This gives the full species name or binomial Quercus robur.

To look at this plant we have to go beyond its binomial name to look at what differentiates it from other oaks. The parts that we can easily see include the flowers, fruits, leaves, buds, form and habitat. All these are used in the practical identification of plants as we shall come to understand (see figure 2 below).

Figure 2: The pedunculate oak has a shorter leaf stalk (petiole) than the sessile oak, and there are obvious auricles at the leaf base (absent in sessile oak). The acorns are produced in groups on a long peduncle, whereas the acorns of sessile oak have no peduncle or a very short on (Photo credit: Wiki Commons).

Where does the scientific name come from? Quercus as a tree genus, is derived from Latin Quercus “oak,” from the Proto-Indo-European (PIE) the theorized common ancestor of the Indo-European language family. This suggests its long known original name was kwerkwu-, an assimilated form of perkwu.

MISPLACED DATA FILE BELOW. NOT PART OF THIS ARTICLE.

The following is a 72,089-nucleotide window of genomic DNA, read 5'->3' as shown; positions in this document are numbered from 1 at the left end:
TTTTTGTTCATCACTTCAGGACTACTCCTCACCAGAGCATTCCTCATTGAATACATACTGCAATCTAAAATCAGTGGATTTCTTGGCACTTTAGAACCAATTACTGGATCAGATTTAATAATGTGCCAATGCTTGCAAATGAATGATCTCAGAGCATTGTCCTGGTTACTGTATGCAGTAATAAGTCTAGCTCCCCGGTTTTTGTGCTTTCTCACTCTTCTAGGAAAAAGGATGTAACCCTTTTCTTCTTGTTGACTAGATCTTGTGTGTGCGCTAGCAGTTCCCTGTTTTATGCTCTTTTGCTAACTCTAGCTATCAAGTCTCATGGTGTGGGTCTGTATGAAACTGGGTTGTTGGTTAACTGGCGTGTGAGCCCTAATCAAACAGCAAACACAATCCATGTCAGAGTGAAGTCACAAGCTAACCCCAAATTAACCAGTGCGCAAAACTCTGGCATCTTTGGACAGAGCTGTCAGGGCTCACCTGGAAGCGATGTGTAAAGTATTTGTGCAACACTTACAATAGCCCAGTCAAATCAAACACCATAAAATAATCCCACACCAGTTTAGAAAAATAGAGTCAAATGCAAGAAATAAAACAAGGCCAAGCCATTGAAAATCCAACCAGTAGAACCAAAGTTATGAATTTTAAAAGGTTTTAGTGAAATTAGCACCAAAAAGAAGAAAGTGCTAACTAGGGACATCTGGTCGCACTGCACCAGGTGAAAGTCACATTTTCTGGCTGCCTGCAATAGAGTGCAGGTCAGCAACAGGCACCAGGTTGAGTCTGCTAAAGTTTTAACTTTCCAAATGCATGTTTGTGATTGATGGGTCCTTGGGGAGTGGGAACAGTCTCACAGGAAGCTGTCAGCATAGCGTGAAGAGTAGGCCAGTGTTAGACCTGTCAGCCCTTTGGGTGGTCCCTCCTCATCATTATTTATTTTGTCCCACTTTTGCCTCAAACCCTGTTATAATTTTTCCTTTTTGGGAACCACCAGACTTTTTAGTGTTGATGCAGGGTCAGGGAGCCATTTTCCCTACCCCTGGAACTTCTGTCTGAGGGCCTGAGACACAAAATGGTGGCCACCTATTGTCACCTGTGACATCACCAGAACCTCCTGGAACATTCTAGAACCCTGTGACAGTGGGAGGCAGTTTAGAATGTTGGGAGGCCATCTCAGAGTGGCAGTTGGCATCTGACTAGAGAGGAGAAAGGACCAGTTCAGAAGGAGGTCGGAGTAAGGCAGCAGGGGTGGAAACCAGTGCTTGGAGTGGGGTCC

A tree of long association with the Indo-European cultures relating to what is now commonly known as the oak tree genus with its acorn. The ‘fruit’ is known as an acorn which botanically is the nut of the oaks and their close relatives (acorns being common in two genera: Quercus and Lithocarpus, both members of the higher order family Fagaceae). The Fagaceae are strongly supported by both morphological (especially fruit morphology) and molecular data as a distinct natural plant group (known as a clade). The nut of oaks usually contains one seed (occasionally two seeds), and is enclosed in a tough, leathery shell, and borne in a cup-shaped cupule. It differs from the other main members of the Fagaceae commonly grown in the UK, with beech, Fagus sylvatica having two seeds and Sweet Chestnut, Castanea sativa, usually having three nuts inside each fruit (Willis, 1973: 452).